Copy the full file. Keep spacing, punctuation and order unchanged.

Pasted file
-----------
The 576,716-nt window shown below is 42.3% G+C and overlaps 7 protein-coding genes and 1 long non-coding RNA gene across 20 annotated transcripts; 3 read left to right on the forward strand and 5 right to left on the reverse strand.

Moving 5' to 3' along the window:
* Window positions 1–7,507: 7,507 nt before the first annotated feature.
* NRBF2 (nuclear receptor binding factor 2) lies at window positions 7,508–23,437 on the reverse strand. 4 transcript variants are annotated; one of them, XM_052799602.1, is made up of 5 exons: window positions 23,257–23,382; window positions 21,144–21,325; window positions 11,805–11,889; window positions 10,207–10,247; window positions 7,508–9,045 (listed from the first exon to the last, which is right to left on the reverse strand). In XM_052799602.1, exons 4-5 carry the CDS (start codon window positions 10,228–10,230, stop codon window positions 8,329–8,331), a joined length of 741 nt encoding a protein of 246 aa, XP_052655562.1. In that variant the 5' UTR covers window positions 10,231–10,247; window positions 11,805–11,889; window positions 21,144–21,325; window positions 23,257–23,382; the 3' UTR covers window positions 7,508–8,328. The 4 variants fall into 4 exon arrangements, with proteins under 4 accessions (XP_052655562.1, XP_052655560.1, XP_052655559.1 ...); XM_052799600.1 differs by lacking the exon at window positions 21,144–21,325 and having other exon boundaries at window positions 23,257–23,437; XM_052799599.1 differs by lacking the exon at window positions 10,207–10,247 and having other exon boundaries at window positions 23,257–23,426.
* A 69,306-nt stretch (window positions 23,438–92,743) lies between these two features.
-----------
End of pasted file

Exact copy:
The 576,716-nt window shown below is 42.3% G+C and overlaps 7 protein-coding genes and 1 long non-coding RNA gene across 20 annotated transcripts; 3 read left to right on the forward strand and 5 right to left on the reverse strand.

Moving 5' to 3' along the window:
* Window positions 1–7,507: 7,507 nt before the first annotated feature.
* NRBF2 (nuclear receptor binding factor 2) lies at window positions 7,508–23,437 on the reverse strand. 4 transcript variants are annotated; one of them, XM_052799602.1, is made up of 5 exons: window positions 23,257–23,382; window positions 21,144–21,325; window positions 11,805–11,889; window positions 10,207–10,247; window positions 7,508–9,045 (listed from the first exon to the last, which is right to left on the reverse strand). In XM_052799602.1, exons 4-5 carry the CDS (start codon window positions 10,228–10,230, stop codon window positions 8,329–8,331), a joined length of 741 nt encoding a protein of 246 aa, XP_052655562.1. In that variant the 5' UTR covers window positions 10,231–10,247; window positions 11,805–11,889; window positions 21,144–21,325; window positions 23,257–23,382; the 3' UTR covers window positions 7,508–8,328. The 4 variants fall into 4 exon arrangements, with proteins under 4 accessions (XP_052655562.1, XP_052655560.1, XP_052655559.1 ...); XM_052799600.1 differs by lacking the exon at window positions 21,144–21,325 and having other exon boundaries at window positions 23,257–23,437; XM_052799599.1 differs by lacking the exon at window positions 10,207–10,247 and having other exon boundaries at window positions 23,257–23,426.
* A 69,306-nt stretch (window positions 23,438–92,743) lies between these two features.